Content blocking in the United Kingdom has gotten steadily worse in recent years, with more and more sites being blocked not just on an individual case-by-case appealed basis, but also on mass with many Internet Service Providers (ISPs) having many websites blocked by default when installing their services for new customers. 

Some of the first websites to be blocked nationally in the UK were not too surprising or controversial, internationally-speaking. Such sites as The Pirate Bay and fellow P2P file sharing platforms were swiftly blocked by most ISPs a few years ago. The UK takes copyright infringement quite seriously in all forms, online file-sharing included. We say "quite" because although it's an active war that governing bodies are always fighting, it's no secret that many users that find simple ways to bypass block P2P file sharing websites have practically never been acknowledged let alone reprimanded for such activity by any legal body.

In addition to the main large global P2P file sharing sites, and a myriad of universally accepted and supported sites being blocked (child pornography hosting/sharing, terrorism communication platforms, etc.) there has been a recent heavy clamp down on non-commercial media streaming websites that illegally host copyrighted content. However most of these sites simply let the block happen and launch another identical site on another domain and hosting.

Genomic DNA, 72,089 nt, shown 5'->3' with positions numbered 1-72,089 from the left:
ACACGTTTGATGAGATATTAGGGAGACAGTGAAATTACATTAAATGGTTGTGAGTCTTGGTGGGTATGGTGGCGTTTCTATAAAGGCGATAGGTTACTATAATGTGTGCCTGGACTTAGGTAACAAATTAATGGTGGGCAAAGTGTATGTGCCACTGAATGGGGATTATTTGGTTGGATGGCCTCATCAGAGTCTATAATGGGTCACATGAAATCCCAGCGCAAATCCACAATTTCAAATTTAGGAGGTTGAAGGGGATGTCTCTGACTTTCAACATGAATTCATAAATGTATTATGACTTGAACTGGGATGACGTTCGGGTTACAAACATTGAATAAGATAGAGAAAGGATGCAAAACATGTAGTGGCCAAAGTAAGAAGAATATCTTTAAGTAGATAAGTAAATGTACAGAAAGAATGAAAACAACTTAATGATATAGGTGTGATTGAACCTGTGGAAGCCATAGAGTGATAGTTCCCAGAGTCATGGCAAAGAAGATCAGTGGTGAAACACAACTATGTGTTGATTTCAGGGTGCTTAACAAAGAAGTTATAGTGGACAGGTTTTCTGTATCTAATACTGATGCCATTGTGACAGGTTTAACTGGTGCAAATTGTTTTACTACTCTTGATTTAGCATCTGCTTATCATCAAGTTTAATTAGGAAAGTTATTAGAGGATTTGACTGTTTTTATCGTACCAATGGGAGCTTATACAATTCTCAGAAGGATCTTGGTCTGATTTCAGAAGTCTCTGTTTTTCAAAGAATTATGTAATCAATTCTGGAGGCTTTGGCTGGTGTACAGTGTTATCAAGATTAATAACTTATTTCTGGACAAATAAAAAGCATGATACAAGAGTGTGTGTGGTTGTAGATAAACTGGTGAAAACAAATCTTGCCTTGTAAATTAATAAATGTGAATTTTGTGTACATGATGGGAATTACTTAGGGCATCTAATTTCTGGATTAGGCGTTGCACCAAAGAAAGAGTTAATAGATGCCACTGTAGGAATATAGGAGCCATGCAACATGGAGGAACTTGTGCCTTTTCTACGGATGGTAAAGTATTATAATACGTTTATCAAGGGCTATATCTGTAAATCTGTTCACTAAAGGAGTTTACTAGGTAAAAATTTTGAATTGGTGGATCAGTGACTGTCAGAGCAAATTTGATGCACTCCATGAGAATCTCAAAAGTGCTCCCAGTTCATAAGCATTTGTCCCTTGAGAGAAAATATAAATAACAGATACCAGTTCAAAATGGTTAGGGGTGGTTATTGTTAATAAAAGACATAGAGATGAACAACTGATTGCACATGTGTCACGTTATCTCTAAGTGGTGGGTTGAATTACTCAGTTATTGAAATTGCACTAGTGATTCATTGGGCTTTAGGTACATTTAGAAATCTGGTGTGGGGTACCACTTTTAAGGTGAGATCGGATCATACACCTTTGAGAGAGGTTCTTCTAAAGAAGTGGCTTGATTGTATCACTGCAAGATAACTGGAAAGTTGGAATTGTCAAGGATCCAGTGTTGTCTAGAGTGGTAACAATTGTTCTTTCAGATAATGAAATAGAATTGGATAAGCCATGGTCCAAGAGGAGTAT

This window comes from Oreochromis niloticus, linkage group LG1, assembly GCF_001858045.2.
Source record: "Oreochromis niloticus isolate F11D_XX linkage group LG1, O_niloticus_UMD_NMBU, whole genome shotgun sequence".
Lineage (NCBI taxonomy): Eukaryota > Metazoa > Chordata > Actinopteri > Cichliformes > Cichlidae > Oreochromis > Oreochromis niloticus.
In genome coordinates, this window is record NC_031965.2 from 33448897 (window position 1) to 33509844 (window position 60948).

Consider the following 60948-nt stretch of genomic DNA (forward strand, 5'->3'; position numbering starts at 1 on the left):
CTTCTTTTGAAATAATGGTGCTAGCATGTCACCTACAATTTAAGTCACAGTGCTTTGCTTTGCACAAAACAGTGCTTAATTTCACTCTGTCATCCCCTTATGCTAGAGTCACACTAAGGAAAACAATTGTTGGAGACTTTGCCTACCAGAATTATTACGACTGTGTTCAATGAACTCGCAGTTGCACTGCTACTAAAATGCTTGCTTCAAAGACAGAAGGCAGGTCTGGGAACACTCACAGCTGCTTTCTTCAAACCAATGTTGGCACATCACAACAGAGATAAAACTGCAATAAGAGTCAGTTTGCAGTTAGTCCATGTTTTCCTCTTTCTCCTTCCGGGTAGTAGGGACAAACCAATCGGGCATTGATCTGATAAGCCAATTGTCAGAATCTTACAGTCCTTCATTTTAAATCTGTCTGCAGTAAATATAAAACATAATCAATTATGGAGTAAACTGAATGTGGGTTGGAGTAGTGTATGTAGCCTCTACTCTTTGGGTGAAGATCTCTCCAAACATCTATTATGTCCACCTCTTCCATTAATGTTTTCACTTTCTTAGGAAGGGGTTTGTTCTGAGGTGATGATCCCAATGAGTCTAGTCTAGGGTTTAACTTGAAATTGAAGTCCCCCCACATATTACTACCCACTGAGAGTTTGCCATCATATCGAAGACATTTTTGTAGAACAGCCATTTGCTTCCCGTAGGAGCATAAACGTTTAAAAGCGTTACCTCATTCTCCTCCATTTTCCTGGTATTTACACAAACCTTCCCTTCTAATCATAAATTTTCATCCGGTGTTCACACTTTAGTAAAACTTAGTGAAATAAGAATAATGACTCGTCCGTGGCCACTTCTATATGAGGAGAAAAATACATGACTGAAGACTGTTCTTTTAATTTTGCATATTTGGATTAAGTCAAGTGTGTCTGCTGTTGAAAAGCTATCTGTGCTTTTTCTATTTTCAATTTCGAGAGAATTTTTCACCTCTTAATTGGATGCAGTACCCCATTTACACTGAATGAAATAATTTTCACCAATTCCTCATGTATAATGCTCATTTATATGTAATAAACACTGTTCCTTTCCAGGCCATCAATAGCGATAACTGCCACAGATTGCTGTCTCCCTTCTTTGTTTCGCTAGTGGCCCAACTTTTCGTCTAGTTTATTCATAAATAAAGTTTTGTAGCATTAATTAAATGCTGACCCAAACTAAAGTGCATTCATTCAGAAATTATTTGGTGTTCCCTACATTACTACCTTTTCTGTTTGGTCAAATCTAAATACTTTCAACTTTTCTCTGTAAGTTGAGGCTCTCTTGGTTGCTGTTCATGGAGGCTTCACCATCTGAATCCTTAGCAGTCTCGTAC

It is also worth noting that since the UK installed default filtering on ISPs, a phenomenon called 'overblocking' has been seen to occur quite regularly in the country, with many completely legal and harmless websites being blocked unnecessarily by these default IPS filters. 

Top Websites To Unblock in the UK

  • Netflix (full US version)
  • Spotify (full US version)
  • Hulu (full US version)
  • Pandora
  • YouTube (geo-restricted content)

How To Unblock Content In the UK

Now that we've covered all the content and websites that are blocked in the UK... is there a way to get around these blocks and access the content?